This experiment was great fun to do in a workshop in which I assisted a few years back. We were discussing how scientists and writers use similar powers of observation and methods of experimenting.

And a bonus idea that I haven’t tried myself, but now want to…

If you have:

  1. Liquid body wash, hand soap, shampoo, conditioner, or lotion
  2. Cornstarch, or other body safe and biodegradable thickener
  3. Optional molds, modeling tools, food coloring, edible or biodegradable glitter, sprinkles, scents…
  4. Optional shaving foam for a fluffy effect

You can mix them together to make either a slime-like or a dough-like consistency, depending on how much of each you decide to use. The result can be used for playing and skin/hair care.

When your all done playing with soap and everyone’s hands are nice and clean, slip them into your next project.


 We are currently sanitizing, daily or several times daily, every little art supply, block, game piece, etc. that our childcare kids touch. With that in mind we went minimalist with our paper-bag puppet project. Adults dished out the paint on paper plates and the water in disposable cups, handed out the brushes and brown paper lunch bags, and let whoever wanted to make a couple of puppets have at it.

I am partial to puppet play, having run several youth puppet play workshops where we created paper bag and stick puppets and wrote plays for them to perform. These occurred before Covid 19 and were anything but minimalistic affairs. I gathered and dumped heaps of mostly household and holiday recycled materials for the children to explore, and they had a ball with it.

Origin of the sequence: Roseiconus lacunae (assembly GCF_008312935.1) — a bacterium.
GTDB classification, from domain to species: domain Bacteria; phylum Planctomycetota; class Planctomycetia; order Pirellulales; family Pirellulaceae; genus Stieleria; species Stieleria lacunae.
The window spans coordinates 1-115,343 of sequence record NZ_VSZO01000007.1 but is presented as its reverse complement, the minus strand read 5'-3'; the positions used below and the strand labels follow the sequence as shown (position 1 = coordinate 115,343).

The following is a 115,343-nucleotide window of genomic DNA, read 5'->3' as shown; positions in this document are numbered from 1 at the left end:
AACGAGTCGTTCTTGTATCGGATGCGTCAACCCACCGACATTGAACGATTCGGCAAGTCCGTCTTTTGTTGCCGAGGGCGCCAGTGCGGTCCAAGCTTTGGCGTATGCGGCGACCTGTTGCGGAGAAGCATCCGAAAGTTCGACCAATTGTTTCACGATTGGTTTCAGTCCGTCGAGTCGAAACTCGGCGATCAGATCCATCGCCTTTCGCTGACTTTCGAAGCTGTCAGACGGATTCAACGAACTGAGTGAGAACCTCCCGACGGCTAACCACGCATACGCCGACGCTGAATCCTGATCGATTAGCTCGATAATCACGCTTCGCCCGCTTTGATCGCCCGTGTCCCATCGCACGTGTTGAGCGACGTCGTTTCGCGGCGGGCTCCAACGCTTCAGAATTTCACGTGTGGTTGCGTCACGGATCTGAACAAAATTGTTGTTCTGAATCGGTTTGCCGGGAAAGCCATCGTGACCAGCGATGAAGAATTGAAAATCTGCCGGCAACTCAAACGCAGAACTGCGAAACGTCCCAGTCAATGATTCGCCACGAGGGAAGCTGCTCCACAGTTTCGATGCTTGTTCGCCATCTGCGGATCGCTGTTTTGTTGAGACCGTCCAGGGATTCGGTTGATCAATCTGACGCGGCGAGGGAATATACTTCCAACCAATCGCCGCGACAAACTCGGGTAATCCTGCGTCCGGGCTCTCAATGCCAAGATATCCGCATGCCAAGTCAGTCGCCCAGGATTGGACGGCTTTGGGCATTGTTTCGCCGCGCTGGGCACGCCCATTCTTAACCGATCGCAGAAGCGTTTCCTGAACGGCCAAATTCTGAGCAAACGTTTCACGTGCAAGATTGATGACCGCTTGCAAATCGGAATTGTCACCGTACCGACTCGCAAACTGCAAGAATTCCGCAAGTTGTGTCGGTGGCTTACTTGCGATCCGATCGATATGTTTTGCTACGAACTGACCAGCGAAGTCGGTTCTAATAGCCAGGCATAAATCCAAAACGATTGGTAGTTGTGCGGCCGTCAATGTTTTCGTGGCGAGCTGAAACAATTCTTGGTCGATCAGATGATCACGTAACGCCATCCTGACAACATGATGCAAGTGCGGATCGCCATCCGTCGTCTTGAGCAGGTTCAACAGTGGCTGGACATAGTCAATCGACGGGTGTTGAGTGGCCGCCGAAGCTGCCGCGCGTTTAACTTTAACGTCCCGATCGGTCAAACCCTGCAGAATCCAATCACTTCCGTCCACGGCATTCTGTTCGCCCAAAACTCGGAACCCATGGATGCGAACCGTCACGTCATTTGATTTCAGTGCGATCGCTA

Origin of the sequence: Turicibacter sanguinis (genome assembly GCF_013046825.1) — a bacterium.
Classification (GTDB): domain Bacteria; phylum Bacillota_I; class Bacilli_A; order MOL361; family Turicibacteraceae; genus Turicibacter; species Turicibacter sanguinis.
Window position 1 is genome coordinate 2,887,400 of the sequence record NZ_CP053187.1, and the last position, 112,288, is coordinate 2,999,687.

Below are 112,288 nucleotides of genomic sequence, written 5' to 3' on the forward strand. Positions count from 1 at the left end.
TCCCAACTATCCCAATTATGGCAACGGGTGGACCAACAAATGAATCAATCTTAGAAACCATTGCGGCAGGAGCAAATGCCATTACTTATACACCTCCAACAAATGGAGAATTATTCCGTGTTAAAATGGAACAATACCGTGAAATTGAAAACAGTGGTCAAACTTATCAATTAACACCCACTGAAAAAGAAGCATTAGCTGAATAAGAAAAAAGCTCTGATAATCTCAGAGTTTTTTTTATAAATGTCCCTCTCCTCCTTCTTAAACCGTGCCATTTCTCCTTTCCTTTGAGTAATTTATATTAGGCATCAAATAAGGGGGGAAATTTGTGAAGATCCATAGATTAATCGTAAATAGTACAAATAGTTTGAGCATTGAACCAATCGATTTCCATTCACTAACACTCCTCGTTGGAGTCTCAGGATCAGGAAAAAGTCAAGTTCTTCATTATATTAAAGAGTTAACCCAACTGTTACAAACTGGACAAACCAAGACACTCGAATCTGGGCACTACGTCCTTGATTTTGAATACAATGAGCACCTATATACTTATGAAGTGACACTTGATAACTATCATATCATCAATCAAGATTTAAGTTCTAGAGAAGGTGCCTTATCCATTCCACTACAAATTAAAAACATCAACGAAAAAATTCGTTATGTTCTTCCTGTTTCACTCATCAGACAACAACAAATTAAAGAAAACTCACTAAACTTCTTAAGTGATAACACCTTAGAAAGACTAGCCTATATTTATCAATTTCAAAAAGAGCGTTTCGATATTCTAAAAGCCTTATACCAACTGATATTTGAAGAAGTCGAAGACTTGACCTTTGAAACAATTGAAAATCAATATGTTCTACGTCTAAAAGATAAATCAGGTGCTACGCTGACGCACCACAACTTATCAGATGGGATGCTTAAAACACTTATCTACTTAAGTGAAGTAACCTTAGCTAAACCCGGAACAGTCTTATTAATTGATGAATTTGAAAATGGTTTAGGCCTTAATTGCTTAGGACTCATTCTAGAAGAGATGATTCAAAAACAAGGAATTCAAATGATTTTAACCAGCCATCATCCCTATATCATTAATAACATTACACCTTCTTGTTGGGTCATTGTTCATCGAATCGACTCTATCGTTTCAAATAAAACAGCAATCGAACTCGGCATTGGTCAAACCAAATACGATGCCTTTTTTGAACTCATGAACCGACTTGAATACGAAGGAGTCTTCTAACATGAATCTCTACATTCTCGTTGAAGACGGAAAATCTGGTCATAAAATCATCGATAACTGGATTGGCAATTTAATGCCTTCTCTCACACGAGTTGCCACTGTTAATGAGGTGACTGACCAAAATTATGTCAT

Of all the possible ways to make a puppet, I’ve stuck to the paper bag and stick varieties because they are straightforward and fun for most ages to work out.

If you have a paper lunch or small grocery bag or a popsicle/craft stick (or other stick like object, plastic spoons, disposable straws, take out chopsticks…), then you have a ready-made puppet base.

If you don’t have any of the above you may have to get a bit more creative and craft your own base. I couldn’t possibly list all the ways to accomplish this. But I can promise, with near certainty, that you have something in your house you can make work.

Then add any or all of the following:

  • Paper- construction paper, scrapbooking paper, gift wrap, newspaper, old magazines, junk mail, printer paper, candy wrappers…
  • Fiber goods- yarn, ribbons, lace, buttons, fabric cut offs, old clothes…
  • Adhesive stuff– tape, glue, stickers…
  • Drawing/coloring stuff– paint, markers, crayons, colored pencils…
  • Bling and Accessories- googly eyes, pipe cleaners or chenille stems, plastic gems, beads, glitter/glitter glue, tinfoil, neat looking stuff from the recycling bin…
  • Print-color-and cut templates– many can be found online

Keep the materials out while the puppets dry, and make props and stage pieces!

I like how open-ended and lasting this activity can be. If allowed to do so, kids might make a round of puppets, do a show, think up more characters and props to make, do another show… all while exercising their creative muscles, fine and gross motor skills, language skills, and more.


Gayle Deacon is a School-Aged Care Teacher with the YMCA of Greater Seattle. She enjoys art and literacy most of all, and is delighted when kids take her projects in directions she couldn’t have thought of (so long as she can keep the pandemonium at bay).

Ms. Deacon is a former intern at the Dispatch, and a former resident of Graham.

Gayle Deacon Headshot 107




This entry was posted in Covid-19, Culture, Family, Gayle Tice, preparedness, Self Reliance. Bookmark the permalink.